Long live Titus Andronicus

New Jersey punks shatter the Glass House.


Christian Davis/THE CHIMES

Christian Davis, Writer

Explaining a Titus Andronicus live show sounds like the setup to a bad joke. Essentially, you are combining Springsteen level bombast, Civil War drum aesthetics and a towering, bearded, wild-eyed man named Patrick Stickles with a penchant for excessive guitar solos. Non-existent punchline aside, the combination cogs together perfectly, and the New Jersey grandiose-punks brought down the Glass House in Pomona last weekend in support of their latest record, “The Most Lamentable Tragedy.”


After watching the tickets for the band’s Los Angeles stop at The Roxy sell out, I expected Pomona to have a decent sized crowd. The dead space between people when I walked in the Glass House proved otherwise, and this inevitably led me to two conclusions. On one hand, I would be close enough to Patrick Stickles to be at risk for catching his beard sweat. On the other, a small dead crowd makes for a non-existent mosh pit. Thankfully, the Titus Andronicus devotees there started the smallest and most ferocious pit I have ever had the pleasure of being injured in. Getting accidently punched in the face during “Dimed Out” was definitely a highlight of my year.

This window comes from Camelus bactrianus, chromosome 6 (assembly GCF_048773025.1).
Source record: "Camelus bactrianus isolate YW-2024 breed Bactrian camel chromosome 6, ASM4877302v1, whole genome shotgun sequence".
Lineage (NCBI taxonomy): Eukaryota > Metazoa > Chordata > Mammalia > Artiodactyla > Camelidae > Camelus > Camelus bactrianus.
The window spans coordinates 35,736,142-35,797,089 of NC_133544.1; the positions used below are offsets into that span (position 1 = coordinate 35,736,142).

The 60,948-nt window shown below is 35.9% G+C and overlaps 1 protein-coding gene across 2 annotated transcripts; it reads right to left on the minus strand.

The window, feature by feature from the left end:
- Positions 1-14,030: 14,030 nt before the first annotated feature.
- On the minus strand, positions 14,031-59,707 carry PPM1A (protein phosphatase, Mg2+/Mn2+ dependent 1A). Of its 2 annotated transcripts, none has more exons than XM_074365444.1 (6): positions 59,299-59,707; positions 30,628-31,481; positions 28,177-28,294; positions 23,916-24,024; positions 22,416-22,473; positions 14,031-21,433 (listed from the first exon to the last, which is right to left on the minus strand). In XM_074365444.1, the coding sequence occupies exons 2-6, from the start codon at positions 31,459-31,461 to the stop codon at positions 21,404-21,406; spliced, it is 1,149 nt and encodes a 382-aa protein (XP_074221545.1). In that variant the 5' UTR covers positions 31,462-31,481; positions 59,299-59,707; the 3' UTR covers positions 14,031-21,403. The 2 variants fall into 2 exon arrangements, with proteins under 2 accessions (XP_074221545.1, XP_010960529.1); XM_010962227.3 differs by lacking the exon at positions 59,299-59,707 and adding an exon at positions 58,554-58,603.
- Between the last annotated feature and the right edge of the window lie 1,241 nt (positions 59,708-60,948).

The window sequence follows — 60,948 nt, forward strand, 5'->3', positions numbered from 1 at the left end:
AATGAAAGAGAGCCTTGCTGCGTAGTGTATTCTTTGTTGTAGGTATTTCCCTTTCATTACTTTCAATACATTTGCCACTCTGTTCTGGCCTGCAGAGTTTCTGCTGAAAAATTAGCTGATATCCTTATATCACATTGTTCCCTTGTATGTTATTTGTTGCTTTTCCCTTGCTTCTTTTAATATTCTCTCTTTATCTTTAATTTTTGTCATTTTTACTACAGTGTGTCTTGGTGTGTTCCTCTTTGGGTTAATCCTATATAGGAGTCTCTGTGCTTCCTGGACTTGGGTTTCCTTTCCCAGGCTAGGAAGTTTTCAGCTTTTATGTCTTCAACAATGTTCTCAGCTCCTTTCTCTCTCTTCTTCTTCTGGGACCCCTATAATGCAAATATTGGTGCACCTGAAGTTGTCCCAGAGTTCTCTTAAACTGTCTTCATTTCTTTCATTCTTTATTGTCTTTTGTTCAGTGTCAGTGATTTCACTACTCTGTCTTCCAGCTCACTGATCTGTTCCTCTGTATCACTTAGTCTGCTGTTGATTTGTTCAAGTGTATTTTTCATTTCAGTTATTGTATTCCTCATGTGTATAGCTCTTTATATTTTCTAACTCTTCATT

After a wonderfully awkward introduction consisting of a capella rambling on Stickles’ behalf, and some mosh pit safety reminders, they were off like a gunshot. Titus Andronicus deals in blistering Americana-tinged punk, and their live treatment is relentless. The rollicking drum intro to “Richard II,” the song I was most hoping for, had the pit swirling with unmatched energy.

During the slow section of “No Future Part Three: Escape from No Future” I found myself arm-in-arm with a guy who literally had the Titus Andronicus logo tattooed on his shoulder. Together, the pit lined up to sing the refrain “You will always be a loser / you will always be a loser,” and that level of self-awareness was so humbling and empowering, if not totally vulnerable.


Capping off the night with the outstanding epic “The Battle of Hampton Roads” was the best setlist decision Titus Andronicus could have possibly made. The crowd surged forward as three guitars were dipped into the crowd, soloing wildly in unison – reminding us how important this sort of punk can be. For a song that connects to themes of the Civil War, drug addiction and existential depression, it did a brilliant job reminding the rest of us how to be alive.


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